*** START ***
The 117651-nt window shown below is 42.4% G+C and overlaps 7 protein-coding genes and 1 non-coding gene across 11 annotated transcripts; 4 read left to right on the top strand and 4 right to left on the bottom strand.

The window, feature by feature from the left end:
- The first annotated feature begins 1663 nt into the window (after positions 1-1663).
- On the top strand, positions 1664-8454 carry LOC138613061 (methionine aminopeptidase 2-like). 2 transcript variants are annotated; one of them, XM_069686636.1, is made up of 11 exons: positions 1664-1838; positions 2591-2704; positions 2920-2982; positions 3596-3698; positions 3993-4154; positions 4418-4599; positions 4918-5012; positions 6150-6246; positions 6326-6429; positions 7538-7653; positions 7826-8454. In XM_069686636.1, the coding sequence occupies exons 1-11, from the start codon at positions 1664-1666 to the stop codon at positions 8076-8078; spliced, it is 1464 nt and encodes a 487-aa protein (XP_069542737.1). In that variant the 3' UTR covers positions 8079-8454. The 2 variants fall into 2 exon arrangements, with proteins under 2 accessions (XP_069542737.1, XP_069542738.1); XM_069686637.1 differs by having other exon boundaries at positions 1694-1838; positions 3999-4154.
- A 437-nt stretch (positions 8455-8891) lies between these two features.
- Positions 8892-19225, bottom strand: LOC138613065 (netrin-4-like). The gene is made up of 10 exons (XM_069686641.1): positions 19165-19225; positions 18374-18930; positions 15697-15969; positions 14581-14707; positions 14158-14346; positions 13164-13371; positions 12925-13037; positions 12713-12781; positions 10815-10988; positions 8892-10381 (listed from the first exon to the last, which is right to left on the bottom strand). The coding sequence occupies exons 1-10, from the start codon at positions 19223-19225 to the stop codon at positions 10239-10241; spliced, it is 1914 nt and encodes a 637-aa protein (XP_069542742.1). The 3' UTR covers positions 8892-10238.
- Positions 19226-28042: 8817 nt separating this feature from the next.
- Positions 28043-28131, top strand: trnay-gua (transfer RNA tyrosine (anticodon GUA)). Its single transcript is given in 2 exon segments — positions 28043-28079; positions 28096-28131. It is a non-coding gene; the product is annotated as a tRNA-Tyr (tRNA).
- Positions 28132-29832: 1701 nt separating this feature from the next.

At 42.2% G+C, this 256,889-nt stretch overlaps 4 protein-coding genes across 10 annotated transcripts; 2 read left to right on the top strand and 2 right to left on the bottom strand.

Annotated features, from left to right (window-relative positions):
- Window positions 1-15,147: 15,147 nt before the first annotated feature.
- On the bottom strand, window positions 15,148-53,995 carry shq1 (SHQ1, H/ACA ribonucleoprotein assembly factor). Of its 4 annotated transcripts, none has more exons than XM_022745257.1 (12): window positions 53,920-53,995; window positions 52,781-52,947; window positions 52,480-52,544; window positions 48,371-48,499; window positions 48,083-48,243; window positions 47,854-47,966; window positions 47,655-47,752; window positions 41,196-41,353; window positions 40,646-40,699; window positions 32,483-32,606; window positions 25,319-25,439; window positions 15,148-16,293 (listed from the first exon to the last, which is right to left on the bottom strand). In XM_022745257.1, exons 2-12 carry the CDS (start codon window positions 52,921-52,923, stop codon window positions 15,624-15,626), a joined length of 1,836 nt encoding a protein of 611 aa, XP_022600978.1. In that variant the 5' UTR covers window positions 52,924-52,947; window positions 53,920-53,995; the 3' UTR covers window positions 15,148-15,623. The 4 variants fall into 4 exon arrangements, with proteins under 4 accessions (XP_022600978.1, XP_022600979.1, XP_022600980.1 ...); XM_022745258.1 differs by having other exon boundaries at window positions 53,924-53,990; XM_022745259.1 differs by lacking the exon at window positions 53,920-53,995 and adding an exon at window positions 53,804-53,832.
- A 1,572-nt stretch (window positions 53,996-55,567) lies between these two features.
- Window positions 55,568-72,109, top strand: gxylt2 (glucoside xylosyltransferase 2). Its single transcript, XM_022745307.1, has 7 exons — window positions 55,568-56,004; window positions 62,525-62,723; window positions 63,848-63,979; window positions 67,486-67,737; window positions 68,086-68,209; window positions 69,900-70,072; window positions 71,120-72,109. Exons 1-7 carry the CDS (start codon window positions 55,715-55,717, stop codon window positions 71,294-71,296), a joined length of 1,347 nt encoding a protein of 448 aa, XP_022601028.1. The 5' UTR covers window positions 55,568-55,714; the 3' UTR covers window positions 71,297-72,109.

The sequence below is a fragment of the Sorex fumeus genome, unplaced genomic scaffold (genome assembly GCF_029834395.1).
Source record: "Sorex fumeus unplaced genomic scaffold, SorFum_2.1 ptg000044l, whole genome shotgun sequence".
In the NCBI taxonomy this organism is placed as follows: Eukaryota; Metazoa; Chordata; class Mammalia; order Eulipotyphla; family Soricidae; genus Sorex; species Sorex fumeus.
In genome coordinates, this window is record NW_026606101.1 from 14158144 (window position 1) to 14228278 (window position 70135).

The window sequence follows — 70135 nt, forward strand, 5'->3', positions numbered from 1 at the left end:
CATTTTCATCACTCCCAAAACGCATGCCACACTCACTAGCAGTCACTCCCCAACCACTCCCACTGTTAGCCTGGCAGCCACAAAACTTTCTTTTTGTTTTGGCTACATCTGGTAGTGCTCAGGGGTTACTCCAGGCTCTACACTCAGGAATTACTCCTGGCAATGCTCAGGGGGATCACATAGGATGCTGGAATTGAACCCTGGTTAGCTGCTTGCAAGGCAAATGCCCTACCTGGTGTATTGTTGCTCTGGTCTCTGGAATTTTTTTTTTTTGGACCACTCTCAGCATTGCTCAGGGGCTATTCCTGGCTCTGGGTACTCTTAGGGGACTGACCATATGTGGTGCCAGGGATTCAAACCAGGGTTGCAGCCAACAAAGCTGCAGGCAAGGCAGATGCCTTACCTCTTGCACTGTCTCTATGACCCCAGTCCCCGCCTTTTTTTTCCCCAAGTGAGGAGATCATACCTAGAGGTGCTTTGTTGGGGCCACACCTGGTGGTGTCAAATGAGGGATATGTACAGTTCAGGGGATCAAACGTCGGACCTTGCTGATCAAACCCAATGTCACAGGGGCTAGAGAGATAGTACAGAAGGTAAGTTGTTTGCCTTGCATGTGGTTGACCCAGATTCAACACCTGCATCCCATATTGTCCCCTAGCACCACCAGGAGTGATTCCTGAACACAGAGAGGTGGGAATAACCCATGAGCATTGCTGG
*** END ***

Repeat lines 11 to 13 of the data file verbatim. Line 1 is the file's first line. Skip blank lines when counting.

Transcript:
Annotated features, from left to right (window-relative positions):
- Window positions 1-15,147: 15,147 nt before the first annotated feature.
- On the bottom strand, window positions 15,148-53,995 carry shq1 (SHQ1, H/ACA ribonucleoprotein assembly factor). Of its 4 annotated transcripts, none has more exons than XM_022745257.1 (12): window positions 53,920-53,995; window positions 52,781-52,947; window positions 52,480-52,544; window positions 48,371-48,499; window positions 48,083-48,243; window positions 47,854-47,966; window positions 47,655-47,752; window positions 41,196-41,353; window positions 40,646-40,699; window positions 32,483-32,606; window positions 25,319-25,439; window positions 15,148-16,293 (listed from the first exon to the last, which is right to left on the bottom strand). In XM_022745257.1, exons 2-12 carry the CDS (start codon window positions 52,921-52,923, stop codon window positions 15,624-15,626), a joined length of 1,836 nt encoding a protein of 611 aa, XP_022600978.1. In that variant the 5' UTR covers window positions 52,924-52,947; window positions 53,920-53,995; the 3' UTR covers window positions 15,148-15,623. The 4 variants fall into 4 exon arrangements, with proteins under 4 accessions (XP_022600978.1, XP_022600979.1, XP_022600980.1 ...); XM_022745258.1 differs by having other exon boundaries at window positions 53,924-53,990; XM_022745259.1 differs by lacking the exon at window positions 53,920-53,995 and adding an exon at window positions 53,804-53,832.